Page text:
Review of The Oysterville Sewing Circle


The Oysterville Sewing Circle

Susan Wiggs

August 13, 2019

William Morrow

Blurb: At the break of dawn, Caroline Shelby rolls into Oysterville, Washington, a tiny hamlet at the edge of the raging Pacific.

She’s come home.

Home to a place she thought she’d left forever, home of her heart and memories, but not her future. Ten years ago, Caroline launched a career in the glamorous fashion world of Manhattan. But her success in New York imploded on a wave of scandal and tragedy, forcing her to flee to the only safe place she knows.

And in the backseat of Caroline’s car are two children who were orphaned in a single chilling moment—five-year-old Addie and six-year-old Flick. She’s now their legal guardian—a role she’s not sure she’s ready for.

But the Oysterville she left behind has changed. Her siblings have their own complicated lives and her aging parents are hoping to pass on their thriving seafood restaurant to the next generation. And there’s Will Jensen, a decorated Navy SEAL who’s also returned home after being wounded overseas. Will and Caroline were forever friends as children, with the promise of something more . . . until he fell in love with Sierra, Caroline’s best friend and the most beautiful girl in town. With her modeling jobs drying up, Sierra, too, is on the cusp of reinventing herself.

Caroline returns to her favorite place: the sewing shop owned by Mrs. Lindy Bloom, the woman who inspired her and taught her to sew. There she discovers that even in an idyllic beach town, there are women living with the deepest of secrets. Thus begins the Oysterville Sewing Circle—where women can join forces to support each other through the troubles they keep hidden.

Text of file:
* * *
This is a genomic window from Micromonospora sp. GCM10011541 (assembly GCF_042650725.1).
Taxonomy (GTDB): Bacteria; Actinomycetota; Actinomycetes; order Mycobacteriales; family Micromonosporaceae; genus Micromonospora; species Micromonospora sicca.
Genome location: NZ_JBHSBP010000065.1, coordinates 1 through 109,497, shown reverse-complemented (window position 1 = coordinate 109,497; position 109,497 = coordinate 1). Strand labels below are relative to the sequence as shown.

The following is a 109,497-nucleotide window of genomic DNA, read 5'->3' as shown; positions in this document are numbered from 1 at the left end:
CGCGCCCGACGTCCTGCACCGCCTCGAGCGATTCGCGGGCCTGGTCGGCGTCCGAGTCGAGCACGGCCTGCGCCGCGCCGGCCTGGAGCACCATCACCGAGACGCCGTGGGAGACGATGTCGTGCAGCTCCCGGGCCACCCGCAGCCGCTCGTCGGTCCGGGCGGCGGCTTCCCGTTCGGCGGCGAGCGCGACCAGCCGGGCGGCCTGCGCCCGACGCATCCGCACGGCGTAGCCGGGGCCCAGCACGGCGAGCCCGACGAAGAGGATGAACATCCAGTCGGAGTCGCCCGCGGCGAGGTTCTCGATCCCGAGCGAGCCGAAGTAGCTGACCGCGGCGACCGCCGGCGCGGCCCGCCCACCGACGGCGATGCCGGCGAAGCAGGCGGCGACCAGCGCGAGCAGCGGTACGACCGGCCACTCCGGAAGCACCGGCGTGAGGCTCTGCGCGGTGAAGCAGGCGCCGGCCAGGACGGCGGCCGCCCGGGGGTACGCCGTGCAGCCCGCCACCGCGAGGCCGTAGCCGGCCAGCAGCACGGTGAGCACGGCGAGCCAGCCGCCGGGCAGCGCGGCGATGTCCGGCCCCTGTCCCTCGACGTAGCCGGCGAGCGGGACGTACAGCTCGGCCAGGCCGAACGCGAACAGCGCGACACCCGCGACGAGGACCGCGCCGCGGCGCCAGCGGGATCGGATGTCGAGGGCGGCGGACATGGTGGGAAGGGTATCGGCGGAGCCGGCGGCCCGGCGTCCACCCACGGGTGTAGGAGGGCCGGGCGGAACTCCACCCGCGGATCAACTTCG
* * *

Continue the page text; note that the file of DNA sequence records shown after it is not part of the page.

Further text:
Yet just as Caroline regains her creativity and fighting spirit, and the children begin to heal from their loss, an unexpected challenge tests her courage and her heart. This time, though, Caroline is not going to run away. She’s going to stand and fight for everything—and everyone—she loves.

Add to Goodreads

Buy Links:

Amazon  |  B&N  | Shop your local indie bookstore  |  The Book Depository


I thought I knew what to expect when I began reading Susan Wiggs’ The Oysterville Sewing Circle, but this novel far, far exceeded my expectations.

At the heart of this emotionally and thoughtfully compelling novel is Caroline Shelby, a creative spirit who discovered at thirteen that she loved to create, particularly to take a swath of material and design garments. Caroline was also the self-described black sheep of her family, the only one who didn’t go into the family restaurant business, the one who capriciously dyed her hair bold colors, the one who inevitably left her small town in Washington State for the designer big leagues of New York City. And the one who returns home with two motherless children and a career in tatters.

Parts of the story are told in flashback and read like a young adult novel as we live with Caroline through some of the events of her teenage years. During those passages we learn how Caroline became best friends with Will and then Sierra. We learn and share Caroline’s heartbreaks. To say that I was frequently moved to tears would be an understatement and I am not one to shed a lot of tears while reading a book.

Another layer exists to this beautiful novel, one in which secrets prevail, and layers of pain that have been hidden are revealed. Where people who are mentors are shown to be opportunists and frequently worse.

No, this novel was not what I expected when I began reading. It was so much better and will stick with me not only because of the heartbreaking dark sides, but because of the amount of love it exudes from Caroline’s amazing family to the two children she brings into her life to a group of women who pull together to stand up for each other.

I received an ARC in exchange for an honest review.

The Oysterville Sewing Circle will be released on August 13, 2019.



5 out of 5 butterflies

3 thoughts on “Review of The Oysterville Sewing Circle

Leave a Reply

This site uses Akismet to reduce spam. Learn how your comment data is processed.